Lastly, as well as making important points about the patriarchal corruption within the film industry, I enjoyed that it also captured the repetitive nature of administration work. Photocopiers hum, phones ring, paper flaps, printers and faxes whir, while florescent strip lights glow amidst the drudge of the daily office grind. Jane is a prisoner within a myriad of shadowy walls and filing cabinets. Further, Jane is also torn between being a just person and following her dream of working in the movies. But, at the end of another exceptionally exhausting day, that dream is soured by the insidious lust of human behaviour. Thus, The Assistant (2019) asks, will things ever change? Go watch it and decide if you think they will.

Mark: 8.5 out of 11


FIX FILMS SHOWREEL (2005 – 2020)

FIX FILMS SHOWREEL (2005 – 2020)

I’ve been busy trying to avoid the booze in the fridge most days, although I did fail miserably on Saturday. But I was kind of celebrating fifteen years of low budget short filmmaking. If you didn’t know my production company is called Fix Films Ltd. Here is my latest showreel video. It’s basically a look back at all the films we have made. Also, it’s a tribute to all of the talented people we have worked with.

SUBSCRIBE TO OUR YOUTUBE CHANNEL HERE:

https://www.youtube.com/c/FixFilmsLtd



CREDITS & LINKS

Fix Films are a filmmaking collective. Since 2005 they have been involved in the creation of many, many short films and promos. They self-produce, write, direct, edit and score their own films to a very high standard despite the low budgets. They are true independent filmmakers.

This showreel features images, clips and music from most of our major short films productions.

Fix Films Ltd are:

Paul Laight, Gary O’Brien and all the amazing people we have worked with.

Music by:

James Wedlock – www.jameswedlock.com
The FireProofSkratchDuck
Pete Mercer

Please also check out our other sites:

http://www.fixfilms.co.uk/
http://startrekshortfilm.com/
https://thecinemafix.com/
https://www.youtube.com/c/FixFilmsLtd https://www.youtube.com/user/FPSD

A FIX FILMS PRODUCTION © 2020



PORTRAIT OF A LADY ON FIRE (2019) – CINEMA REVIEW

PORTRAIT OF A LADY ON FIRE (2019) – CINEMA REVIEW

Directed by: Celine Sciamma

Produced by: Veronique Cayla, Benedicte Couvreur

Written by: Celine Sciamma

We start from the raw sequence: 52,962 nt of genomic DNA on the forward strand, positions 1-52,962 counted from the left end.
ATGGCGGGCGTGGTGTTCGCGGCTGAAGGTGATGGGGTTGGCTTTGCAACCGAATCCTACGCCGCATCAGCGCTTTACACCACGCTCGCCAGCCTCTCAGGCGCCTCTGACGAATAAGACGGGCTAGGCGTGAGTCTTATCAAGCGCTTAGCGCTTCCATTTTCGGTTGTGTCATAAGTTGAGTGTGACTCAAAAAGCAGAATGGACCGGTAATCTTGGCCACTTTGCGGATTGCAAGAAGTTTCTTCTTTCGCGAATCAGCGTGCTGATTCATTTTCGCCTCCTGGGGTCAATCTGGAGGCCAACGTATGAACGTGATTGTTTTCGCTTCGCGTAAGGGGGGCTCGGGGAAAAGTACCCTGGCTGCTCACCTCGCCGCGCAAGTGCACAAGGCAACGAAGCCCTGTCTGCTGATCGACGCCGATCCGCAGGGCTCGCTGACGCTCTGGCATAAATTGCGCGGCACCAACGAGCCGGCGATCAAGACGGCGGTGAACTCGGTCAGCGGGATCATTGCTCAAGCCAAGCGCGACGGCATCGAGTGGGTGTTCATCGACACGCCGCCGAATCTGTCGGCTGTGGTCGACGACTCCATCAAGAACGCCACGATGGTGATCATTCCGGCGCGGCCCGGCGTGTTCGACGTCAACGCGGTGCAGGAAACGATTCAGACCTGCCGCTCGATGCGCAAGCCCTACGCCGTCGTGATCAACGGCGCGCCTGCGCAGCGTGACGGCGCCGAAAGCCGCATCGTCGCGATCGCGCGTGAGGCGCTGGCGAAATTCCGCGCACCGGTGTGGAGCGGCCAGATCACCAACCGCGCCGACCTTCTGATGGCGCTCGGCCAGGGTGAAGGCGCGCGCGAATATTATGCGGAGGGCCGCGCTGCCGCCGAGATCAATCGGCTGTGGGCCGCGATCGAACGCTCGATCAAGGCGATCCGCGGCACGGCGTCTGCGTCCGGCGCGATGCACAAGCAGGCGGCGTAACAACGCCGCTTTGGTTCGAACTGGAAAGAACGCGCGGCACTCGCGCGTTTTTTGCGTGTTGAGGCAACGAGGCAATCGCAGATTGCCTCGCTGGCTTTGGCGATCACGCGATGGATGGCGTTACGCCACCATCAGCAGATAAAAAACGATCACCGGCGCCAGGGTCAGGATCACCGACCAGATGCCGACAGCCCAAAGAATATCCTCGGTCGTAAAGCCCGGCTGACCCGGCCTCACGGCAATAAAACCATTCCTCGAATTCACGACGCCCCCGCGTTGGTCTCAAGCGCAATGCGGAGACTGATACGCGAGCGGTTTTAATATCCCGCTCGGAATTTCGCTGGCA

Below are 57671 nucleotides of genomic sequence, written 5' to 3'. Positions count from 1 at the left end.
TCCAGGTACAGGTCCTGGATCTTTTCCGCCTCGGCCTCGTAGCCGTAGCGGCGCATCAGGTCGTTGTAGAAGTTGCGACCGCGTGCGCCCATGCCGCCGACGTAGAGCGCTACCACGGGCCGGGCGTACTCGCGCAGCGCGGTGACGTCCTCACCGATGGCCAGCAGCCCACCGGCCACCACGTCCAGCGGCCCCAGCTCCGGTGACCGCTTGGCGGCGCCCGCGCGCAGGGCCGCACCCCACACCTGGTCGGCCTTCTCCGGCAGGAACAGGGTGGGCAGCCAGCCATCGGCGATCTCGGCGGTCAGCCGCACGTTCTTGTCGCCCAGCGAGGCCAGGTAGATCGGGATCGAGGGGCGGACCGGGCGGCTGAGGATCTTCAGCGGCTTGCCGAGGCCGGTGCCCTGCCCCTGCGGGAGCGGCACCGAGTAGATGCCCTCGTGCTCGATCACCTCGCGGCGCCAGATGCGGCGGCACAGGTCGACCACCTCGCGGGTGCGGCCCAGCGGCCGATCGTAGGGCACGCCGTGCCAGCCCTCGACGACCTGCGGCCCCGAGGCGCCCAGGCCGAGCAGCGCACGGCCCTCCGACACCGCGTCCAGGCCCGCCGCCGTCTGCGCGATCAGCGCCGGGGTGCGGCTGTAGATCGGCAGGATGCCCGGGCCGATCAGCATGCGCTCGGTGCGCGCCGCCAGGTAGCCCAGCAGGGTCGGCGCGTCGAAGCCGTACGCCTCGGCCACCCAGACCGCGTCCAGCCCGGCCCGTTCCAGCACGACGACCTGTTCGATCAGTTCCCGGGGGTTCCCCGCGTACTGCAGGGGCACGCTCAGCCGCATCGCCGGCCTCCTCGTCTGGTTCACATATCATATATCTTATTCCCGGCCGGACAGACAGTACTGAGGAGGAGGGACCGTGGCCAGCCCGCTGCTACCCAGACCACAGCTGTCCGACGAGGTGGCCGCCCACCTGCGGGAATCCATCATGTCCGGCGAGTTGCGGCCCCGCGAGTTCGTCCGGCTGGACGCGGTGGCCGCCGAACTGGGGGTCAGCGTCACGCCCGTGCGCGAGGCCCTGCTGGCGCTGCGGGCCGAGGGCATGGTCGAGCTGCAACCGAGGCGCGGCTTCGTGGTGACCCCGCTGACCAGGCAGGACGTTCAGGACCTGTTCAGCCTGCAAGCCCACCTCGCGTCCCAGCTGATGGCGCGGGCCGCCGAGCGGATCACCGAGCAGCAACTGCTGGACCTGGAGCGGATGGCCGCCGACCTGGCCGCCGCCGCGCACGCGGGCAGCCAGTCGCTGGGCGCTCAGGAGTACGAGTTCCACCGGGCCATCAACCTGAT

Cast: Noemie Merlant, Adele Haenel, Luana Bajrami, Valeria Golino

Cinematography: Claire Mathon

**MAY CONTAIN SPOILERS**



I haven’t seen any of Celine Sciamma’s previous films, but based on the romantic drama, Portrait of a Lady on Fire (2019), she is a filmmaker of formidable power and vision. I believe this is her fourth feature film directorial release and it is as sumptuous, moving, exquisitely shot and constructed a love story as you are going to witness. Moreover, it is proof that the art of screenwriting, compared to many by-the-numbers Hollywood film productions, is NOT dead.

The story is very simple. At the end of the 18th century, a young painter, Marianne, (Noemie Merlant) is commissioned to create a portrait of a young woman, Heloise (Adele Haenel). Heloise is, as is the tradition of the time, required by her mother (Valeria Golino), to marry a Milanese nobleman. He needs to see the portrait in advance in order to agree to the wedding. The only catch is, the insular Heloise, does not want to be painted for all manner of understandable reasons. What this establishes is two very intriguing characters, both with different emotions and desires.



Following the beautifully rendered story foundation, what follows is a magnetic series of scenes which subtly push these two empathetic characters together. Marianne is the artist who, at first keeps her distance, spying and analysing Heloise. Heloise is cool, sensitive and a prisoner on the Brittany island, trapped by the waves of the sea and her mother’s insistence on a society wedding. Over the space of a few days the walking companions become drawn to each other both artistically and emotionally. But, it’s no sordid desire for lust, rather a respectful and honest joining in romance. We, as the audience, literally see love grow before us thanks to some incredible acting from the leads.

Often the cinema critics will heap praise on a film and I will wonder what they have been watching. However, in regard to both Parasite (2019) and Portrait of a Lady on Fire (2019), the plaudits are so well deserved. Both are brilliantly written and shot works of cinema, that in the past may have been consigned to just the arthouse circuit. Further, given the film is about painting, it is unsurprisingly Portrait of a Lady on Fire (2019) is framed, lit and composed with an eye for the artistic. Yet, it isn’t just the look and colour of the film that impresses. Sciamma and her cinematographer, Claire Mathon, also create a series of haunting shots which will be indelibly scorched on my mind.

In terms of the themes, the film is very powerful too. As well the notion of art as a means of representing love, the narrative explores concepts of female equality and solidarity. There is an interesting subplot involving a member of the household staff, which adds to the thematic texture. Furthermore, the performances by all the actresses are superb too as Sciamma directs with such confidence. I also liked that the critique of patriarchal society was implicit rather than didactic. Also subtly realised are the tasteful love scenes, which never feel exploitational. My only minor criticism is that the opening hour could, arguably, have been trimmed slightly. However, what do you leave out of a film as beautifully composed, delicately written and emotionally compelling as Portrait of a Lady on Fire (2019)? I, a mere mortal, am not qualified to say in the face of such mesmerizing cinema.

Mark: 9.5 out of 11